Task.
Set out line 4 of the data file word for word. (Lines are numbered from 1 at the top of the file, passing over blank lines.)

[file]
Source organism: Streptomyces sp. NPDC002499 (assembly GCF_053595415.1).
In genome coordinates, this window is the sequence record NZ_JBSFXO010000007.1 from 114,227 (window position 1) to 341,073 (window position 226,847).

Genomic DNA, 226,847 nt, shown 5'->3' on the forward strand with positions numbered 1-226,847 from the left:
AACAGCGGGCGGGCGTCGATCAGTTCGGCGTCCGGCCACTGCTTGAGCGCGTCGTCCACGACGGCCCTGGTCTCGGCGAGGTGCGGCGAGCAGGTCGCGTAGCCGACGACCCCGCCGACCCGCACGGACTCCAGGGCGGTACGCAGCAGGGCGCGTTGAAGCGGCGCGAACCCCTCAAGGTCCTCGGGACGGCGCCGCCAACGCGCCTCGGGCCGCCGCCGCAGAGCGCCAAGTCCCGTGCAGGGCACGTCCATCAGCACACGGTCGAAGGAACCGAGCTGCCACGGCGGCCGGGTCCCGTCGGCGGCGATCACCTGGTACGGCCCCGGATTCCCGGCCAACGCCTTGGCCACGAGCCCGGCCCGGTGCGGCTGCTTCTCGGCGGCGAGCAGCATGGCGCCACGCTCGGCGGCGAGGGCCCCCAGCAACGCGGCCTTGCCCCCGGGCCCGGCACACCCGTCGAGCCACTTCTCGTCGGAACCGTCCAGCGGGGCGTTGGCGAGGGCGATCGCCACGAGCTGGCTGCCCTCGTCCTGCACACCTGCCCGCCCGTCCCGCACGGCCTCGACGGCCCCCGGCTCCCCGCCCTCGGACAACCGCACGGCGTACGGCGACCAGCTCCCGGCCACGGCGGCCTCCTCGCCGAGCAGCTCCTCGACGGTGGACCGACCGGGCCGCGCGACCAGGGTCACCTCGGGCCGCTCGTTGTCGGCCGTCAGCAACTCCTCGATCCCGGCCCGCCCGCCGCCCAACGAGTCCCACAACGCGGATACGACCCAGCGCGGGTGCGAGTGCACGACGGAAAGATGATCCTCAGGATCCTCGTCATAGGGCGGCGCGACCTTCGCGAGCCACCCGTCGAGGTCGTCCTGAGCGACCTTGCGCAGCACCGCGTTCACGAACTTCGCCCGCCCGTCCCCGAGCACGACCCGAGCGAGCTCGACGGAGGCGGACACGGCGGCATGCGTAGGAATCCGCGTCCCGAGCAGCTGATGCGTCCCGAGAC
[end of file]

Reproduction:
AACAGCGGGCGGGCGTCGATCAGTTCGGCGTCCGGCCACTGCTTGAGCGCGTCGTCCACGACGGCCCTGGTCTCGGCGAGGTGCGGCGAGCAGGTCGCGTAGCCGACGACCCCGCCGACCCGCACGGACTCCAGGGCGGTACGCAGCAGGGCGCGTTGAAGCGGCGCGAACCCCTCAAGGTCCTCGGGACGGCGCCGCCAACGCGCCTCGGGCCGCCGCCGCAGAGCGCCAAGTCCCGTGCAGGGCACGTCCATCAGCACACGGTCGAAGGAACCGAGCTGCCACGGCGGCCGGGTCCCGTCGGCGGCGATCACCTGGTACGGCCCCGGATTCCCGGCCAACGCCTTGGCCACGAGCCCGGCCCGGTGCGGCTGCTTCTCGGCGGCGAGCAGCATGGCGCCACGCTCGGCGGCGAGGGCCCCCAGCAACGCGGCCTTGCCCCCGGGCCCGGCACACCCGTCGAGCCACTTCTCGTCGGAACCGTCCAGCGGGGCGTTGGCGAGGGCGATCGCCACGAGCTGGCTGCCCTCGTCCTGCACACCTGCCCGCCCGTCCCGCACGGCCTCGACGGCCCCCGGCTCCCCGCCCTCGGACAACCGCACGGCGTACGGCGACCAGCTCCCGGCCACGGCGGCCTCCTCGCCGAGCAGCTCCTCGACGGTGGACCGACCGGGCCGCGCGACCAGGGTCACCTCGGGCCGCTCGTTGTCGGCCGTCAGCAACTCCTCGATCCCGGCCCGCCCGCCGCCCAACGAGTCCCACAACGCGGATACGACCCAGCGCGGGTGCGAGTGCACGACGGAAAGATGATCCTCAGGATCCTCGTCATAGGGCGGCGCGACCTTCGCGAGCCACCCGTCGAGGTCGTCCTGAGCGACCTTGCGCAGCACCGCGTTCACGAACTTCGCCCGCCCGTCCCCGAGCACGACCCGAGCGAGCTCGACGGAGGCGGACACGGCGGCATGCGTAGGAATCCGCGTCCCGAGCAGCTGATGCGTCCCGAGAC